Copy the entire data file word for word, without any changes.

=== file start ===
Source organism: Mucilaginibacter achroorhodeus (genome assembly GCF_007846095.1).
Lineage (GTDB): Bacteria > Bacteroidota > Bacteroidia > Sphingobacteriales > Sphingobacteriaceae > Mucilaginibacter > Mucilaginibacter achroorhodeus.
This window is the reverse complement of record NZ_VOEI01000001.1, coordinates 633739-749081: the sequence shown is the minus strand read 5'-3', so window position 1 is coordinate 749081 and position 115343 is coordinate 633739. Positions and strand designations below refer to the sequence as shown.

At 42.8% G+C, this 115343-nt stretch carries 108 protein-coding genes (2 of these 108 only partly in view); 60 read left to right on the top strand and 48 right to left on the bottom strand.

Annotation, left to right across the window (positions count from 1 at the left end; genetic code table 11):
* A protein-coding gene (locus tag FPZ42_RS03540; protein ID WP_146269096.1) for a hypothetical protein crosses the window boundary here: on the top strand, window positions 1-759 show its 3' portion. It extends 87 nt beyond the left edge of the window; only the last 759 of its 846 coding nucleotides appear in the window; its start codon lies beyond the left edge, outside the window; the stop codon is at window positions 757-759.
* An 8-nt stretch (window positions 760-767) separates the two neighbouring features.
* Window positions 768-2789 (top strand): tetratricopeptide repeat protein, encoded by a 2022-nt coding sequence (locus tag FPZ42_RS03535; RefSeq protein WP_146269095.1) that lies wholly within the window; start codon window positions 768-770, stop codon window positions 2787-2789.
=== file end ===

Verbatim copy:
Source organism: Mucilaginibacter achroorhodeus (genome assembly GCF_007846095.1).
Lineage (GTDB): Bacteria > Bacteroidota > Bacteroidia > Sphingobacteriales > Sphingobacteriaceae > Mucilaginibacter > Mucilaginibacter achroorhodeus.
This window is the reverse complement of record NZ_VOEI01000001.1, coordinates 633739-749081: the sequence shown is the minus strand read 5'-3', so window position 1 is coordinate 749081 and position 115343 is coordinate 633739. Positions and strand designations below refer to the sequence as shown.

At 42.8% G+C, this 115343-nt stretch carries 108 protein-coding genes (2 of these 108 only partly in view); 60 read left to right on the top strand and 48 right to left on the bottom strand.

Annotation, left to right across the window (positions count from 1 at the left end; genetic code table 11):
* A protein-coding gene (locus tag FPZ42_RS03540; protein ID WP_146269096.1) for a hypothetical protein crosses the window boundary here: on the top strand, window positions 1-759 show its 3' portion. It extends 87 nt beyond the left edge of the window; only the last 759 of its 846 coding nucleotides appear in the window; its start codon lies beyond the left edge, outside the window; the stop codon is at window positions 757-759.
* An 8-nt stretch (window positions 760-767) separates the two neighbouring features.
* Window positions 768-2789 (top strand): tetratricopeptide repeat protein, encoded by a 2022-nt coding sequence (locus tag FPZ42_RS03535; RefSeq protein WP_146269095.1) that lies wholly within the window; start codon window positions 768-770, stop codon window positions 2787-2789.